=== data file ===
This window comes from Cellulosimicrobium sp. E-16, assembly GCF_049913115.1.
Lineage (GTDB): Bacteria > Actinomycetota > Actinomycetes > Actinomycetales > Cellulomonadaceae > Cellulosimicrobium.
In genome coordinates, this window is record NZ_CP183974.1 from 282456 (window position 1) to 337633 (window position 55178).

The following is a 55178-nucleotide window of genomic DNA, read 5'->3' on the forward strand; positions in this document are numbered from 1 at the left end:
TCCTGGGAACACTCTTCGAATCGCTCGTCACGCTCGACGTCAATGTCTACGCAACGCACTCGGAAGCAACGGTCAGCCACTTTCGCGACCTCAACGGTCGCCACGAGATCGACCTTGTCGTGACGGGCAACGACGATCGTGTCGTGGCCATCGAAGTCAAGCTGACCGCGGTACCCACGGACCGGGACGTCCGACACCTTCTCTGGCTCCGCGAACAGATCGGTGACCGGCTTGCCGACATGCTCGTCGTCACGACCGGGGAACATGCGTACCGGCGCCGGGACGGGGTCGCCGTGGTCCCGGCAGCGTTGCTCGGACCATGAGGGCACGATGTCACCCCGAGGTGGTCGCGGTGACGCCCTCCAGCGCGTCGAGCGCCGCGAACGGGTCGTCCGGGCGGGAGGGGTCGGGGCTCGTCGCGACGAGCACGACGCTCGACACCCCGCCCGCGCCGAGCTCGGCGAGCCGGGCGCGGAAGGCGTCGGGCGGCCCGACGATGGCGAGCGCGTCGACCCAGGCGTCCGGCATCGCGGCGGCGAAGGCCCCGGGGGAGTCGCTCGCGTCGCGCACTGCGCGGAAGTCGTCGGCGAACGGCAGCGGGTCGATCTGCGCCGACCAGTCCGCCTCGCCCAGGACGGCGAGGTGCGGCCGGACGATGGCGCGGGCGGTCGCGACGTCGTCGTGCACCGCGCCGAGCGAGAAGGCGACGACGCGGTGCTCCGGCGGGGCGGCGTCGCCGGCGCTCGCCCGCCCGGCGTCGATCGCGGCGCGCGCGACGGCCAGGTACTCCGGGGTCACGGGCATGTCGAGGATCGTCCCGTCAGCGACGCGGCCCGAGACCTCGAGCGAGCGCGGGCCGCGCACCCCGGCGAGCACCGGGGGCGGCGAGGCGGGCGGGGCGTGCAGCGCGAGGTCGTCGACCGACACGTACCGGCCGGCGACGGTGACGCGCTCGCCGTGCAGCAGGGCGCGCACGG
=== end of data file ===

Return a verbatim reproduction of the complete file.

This window comes from Cellulosimicrobium sp. E-16, assembly GCF_049913115.1.
Lineage (GTDB): Bacteria > Actinomycetota > Actinomycetes > Actinomycetales > Cellulomonadaceae > Cellulosimicrobium.
In genome coordinates, this window is record NZ_CP183974.1 from 282456 (window position 1) to 337633 (window position 55178).

The following is a 55178-nucleotide window of genomic DNA, read 5'->3' on the forward strand; positions in this document are numbered from 1 at the left end:
TCCTGGGAACACTCTTCGAATCGCTCGTCACGCTCGACGTCAATGTCTACGCAACGCACTCGGAAGCAACGGTCAGCCACTTTCGCGACCTCAACGGTCGCCACGAGATCGACCTTGTCGTGACGGGCAACGACGATCGTGTCGTGGCCATCGAAGTCAAGCTGACCGCGGTACCCACGGACCGGGACGTCCGACACCTTCTCTGGCTCCGCGAACAGATCGGTGACCGGCTTGCCGACATGCTCGTCGTCACGACCGGGGAACATGCGTACCGGCGCCGGGACGGGGTCGCCGTGGTCCCGGCAGCGTTGCTCGGACCATGAGGGCACGATGTCACCCCGAGGTGGTCGCGGTGACGCCCTCCAGCGCGTCGAGCGCCGCGAACGGGTCGTCCGGGCGGGAGGGGTCGGGGCTCGTCGCGACGAGCACGACGCTCGACACCCCGCCCGCGCCGAGCTCGGCGAGCCGGGCGCGGAAGGCGTCGGGCGGCCCGACGATGGCGAGCGCGTCGACCCAGGCGTCCGGCATCGCGGCGGCGAAGGCCCCGGGGGAGTCGCTCGCGTCGCGCACTGCGCGGAAGTCGTCGGCGAACGGCAGCGGGTCGATCTGCGCCGACCAGTCCGCCTCGCCCAGGACGGCGAGGTGCGGCCGGACGATGGCGCGGGCGGTCGCGACGTCGTCGTGCACCGCGCCGAGCGAGAAGGCGACGACGCGGTGCTCCGGCGGGGCGGCGTCGCCGGCGCTCGCCCGCCCGGCGTCGATCGCGGCGCGCGCGACGGCCAGGTACTCCGGGGTCACGGGCATGTCGAGGATCGTCCCGTCAGCGACGCGGCCCGAGACCTCGAGCGAGCGCGGGCCGCGCACCCCGGCGAGCACCGGGGGCGGCGAGGCGGGCGGGGCGTGCAGCGCGAGGTCGTCGACCGACACGTACCGGCCGGCGACGGTGACGCGCTCGCCGTGCAGCAGGGCGCGCACGG